Heading To SHOT? Use That Camera In Your Pocket!

The year was 2001 and it happened to be the last night I was in New Orleans for the SHOT Show.   What’s a guy to do?   Of course, you go down to Bourbon Street and have a bit of fun before it all ends.   After all, there’s no place on earth quite like Bourbon Street, am I right?

Well, little did I realize how the excitement didn’t end when I hopped in a cab to go back to my hotel.   Indeed, what I walked into in my room was nothing short of a nightmare.   What my disbelieving eyes were seeing is water everywhere.   Water was dripping from the ceiling and I stood in a complete and destructive mess.   Everything I had collected at SHOT, all my clothes, yes everything I took with me on the trip was now drenched with water.   Worse yet, I didn’t even know what kind of water, if you get my drift!!

Water dripping everywhere from the ceiling is not the sight you care to see in your hotel room while at SHOT.

Water dripping everywhere from the ceiling is not the sight you care to see in your hotel room while at SHOT.

What a mess. And when the large hotel chain didn't want to compensate me until I showed them these pictures it was a bad deal on many different levels.

What a mess. And when the large hotel chain didn’t want to compensate me until I showed them these pictures it was a bad deal on many different levels.

Imagine the fun of having to pack up all your wet belongings and leave for the airport in just a few short hours.   So much for a good night’s rest before heading to the airport.

Yeah, horror stories like this happen in life…and even during SHOT.   What saved me during this incident is grabbing my digital camera (didn’t have a cell phone in those days) and snapping multiple photos.   You see, the large hotel chain did not want to compensate me for any of the damages nor for any of my frustrations/troubles after the fact.   That tune changed completely when images (evidence) was brought to their attention.   I went from no compensation to four nights of comped rooms plus replacement of all damaged property.

When you’re traveling, no matter at SHOT or anywhere, there simply is no excuse for not taking multiple images even if they appear mundane and not necessary.

A great example of a nice picture to grab is inside a Las Vegas taxi cab.   Back 11 years ago I was in Vegas with my then fiancé (now wife) and we were headed to the courthouse to get a marriage license.   It was about 9pm at night and it just seemed like a fun time to do it.   We hopped in a taxi, told him where we wanted to go…and the rest is yet the beginning of another nightmare.

The cabbie spoke broken English and did not have a clue.   He took us to a building he claimed was the courthouse and dropped us off.   It wasn’t.   It was 6 Vegas blocks from the courthouse and a high-crime part of town away from the touristy Freemont Street area.   We were pissed.   Not only did he scam us…he also put our personal safety in jeopardy as we encountered many street people that night hiking back to a safe area.

I got my satisfaction later, however.   You see, what the cabbie didn’t realize is that whenever I get into a cab I discreetly snap a picture of the cabbie’s license.   Armed with that information, I proceeded to call the Las Vegas Taxi Cab Authority and describe my predicament.   The nice guy on the phone informed me how this cabbie will have his license immediately suspended within the hour and that likely it will lead to a termination of his employment.   The only reason this could happen was because I was armed with the evidence to identify.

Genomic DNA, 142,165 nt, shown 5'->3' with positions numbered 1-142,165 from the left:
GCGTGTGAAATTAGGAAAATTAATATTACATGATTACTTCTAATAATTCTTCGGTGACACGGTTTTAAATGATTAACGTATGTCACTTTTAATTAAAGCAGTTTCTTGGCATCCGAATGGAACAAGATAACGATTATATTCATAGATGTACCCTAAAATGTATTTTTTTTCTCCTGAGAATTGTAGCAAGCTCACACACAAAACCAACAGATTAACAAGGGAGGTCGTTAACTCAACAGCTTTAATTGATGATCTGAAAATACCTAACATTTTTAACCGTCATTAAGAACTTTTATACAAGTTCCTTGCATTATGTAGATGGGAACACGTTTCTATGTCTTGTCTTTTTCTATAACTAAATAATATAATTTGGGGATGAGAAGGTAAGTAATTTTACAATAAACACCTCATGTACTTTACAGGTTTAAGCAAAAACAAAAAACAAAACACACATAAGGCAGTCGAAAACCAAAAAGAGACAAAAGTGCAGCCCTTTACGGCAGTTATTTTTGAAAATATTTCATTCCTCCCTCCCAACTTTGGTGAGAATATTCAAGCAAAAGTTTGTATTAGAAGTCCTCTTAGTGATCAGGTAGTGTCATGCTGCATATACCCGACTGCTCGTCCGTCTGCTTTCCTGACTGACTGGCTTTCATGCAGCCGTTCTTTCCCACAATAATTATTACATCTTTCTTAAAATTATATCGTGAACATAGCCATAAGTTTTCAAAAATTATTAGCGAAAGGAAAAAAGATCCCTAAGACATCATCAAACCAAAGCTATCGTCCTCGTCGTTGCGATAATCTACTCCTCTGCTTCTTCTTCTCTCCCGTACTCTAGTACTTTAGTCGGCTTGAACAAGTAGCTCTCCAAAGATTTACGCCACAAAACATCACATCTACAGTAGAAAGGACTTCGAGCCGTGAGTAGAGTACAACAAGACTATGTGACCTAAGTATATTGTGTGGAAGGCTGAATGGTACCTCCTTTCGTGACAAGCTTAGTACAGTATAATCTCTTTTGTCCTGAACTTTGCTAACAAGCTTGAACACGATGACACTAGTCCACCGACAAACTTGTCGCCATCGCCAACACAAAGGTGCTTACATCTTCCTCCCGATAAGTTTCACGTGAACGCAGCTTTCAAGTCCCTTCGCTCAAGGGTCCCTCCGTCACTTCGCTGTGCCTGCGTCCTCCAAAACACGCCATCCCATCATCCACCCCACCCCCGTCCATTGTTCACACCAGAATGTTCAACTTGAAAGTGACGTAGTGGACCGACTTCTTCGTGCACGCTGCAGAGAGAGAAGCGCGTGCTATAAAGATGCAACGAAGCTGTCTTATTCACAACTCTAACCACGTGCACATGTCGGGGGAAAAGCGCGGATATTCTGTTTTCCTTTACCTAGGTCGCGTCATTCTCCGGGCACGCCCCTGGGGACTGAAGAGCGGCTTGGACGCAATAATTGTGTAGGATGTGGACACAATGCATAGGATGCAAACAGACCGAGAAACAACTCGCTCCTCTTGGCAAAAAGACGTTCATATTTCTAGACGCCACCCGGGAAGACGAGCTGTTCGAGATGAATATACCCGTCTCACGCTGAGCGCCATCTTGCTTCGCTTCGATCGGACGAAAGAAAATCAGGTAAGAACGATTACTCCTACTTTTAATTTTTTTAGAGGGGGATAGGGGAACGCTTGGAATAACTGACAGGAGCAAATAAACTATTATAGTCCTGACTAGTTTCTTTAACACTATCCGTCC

Pictures are important.   They help us remember details.   They can serve as evidence.   They can document the sort of things that might ordinarily get lost or easily forgotten.   What if you left a briefcase or a purse inside a taxi cab?  How would you describe the driver who took off with it?  He was driving a yellow cab?

For instance, I generally snap a photo of all my receipts when traveling.   That way in case they get misplaced, I still have a way of tracking expenses.   I also snap images of important business cards, hospitality room invitations, just about anything I am likely to forget.

Sometimes even snapping a picture of a good restaurant helps jog your memory for future years.

Sometimes even snapping a picture of a good restaurant helps jog your memory for future years.

Indeed, fun pictures of the SHOT experience are always the priority.   Yet, I still think people need to use the camera on their phone for the handy tool it can become.   Images not needed can be easily deleted.   Images not taken can hold a lifetime of regrets.   Develop the habit of using your phone’s camera often and for everything.

One final thought.   Three days ago a friend of mine arrived in Las Vegas for a different trade show happening currently this week.   She had a miserable day with plane delays and a taxi ride where her cab driver was pulled over by police and ticketed on the way to her hotel.   Just to finally unwind she sat down and ordered room service.   Her misery was not about to end…at least not quite yet.

Her shrimp Cobb salad and water delivered to her room ended up costing her $49.78.   To make matters even worse, they forgot the bottle of water and the salad came inside a styrofoam container the size you would get a burger in at some fast food joint.   Hardly worth that kind of money, would you say?   And to top it all off…THE SALAD DID NOT CONTAIN ANY SHRIMP!!!

Would you be taking PICTURES and complaining?   I sure bet you would.

Caught Up In SHOT Show Excitement, Focus Sometimes Becomes Lost

The SHOT Show can be mesmerizing.   My guess is there are few other industry trade shows quite like it.

With SHOT Show there’s a certain innate pleasure where the lines delineating work vs. play often become very obscure.   In fact, while it may indeed be a job to sell guns for a living out of a small retail shop, if one’s passion is truly into shooting how can that even be considered work.  There’s simply no hiding the fact SHOT Show is mostly about selling fun.  Fun products.  Fun experiences.  Fun people.

The chaos of SHOT often causes some people and groups to lose sight of their true goals and objectives.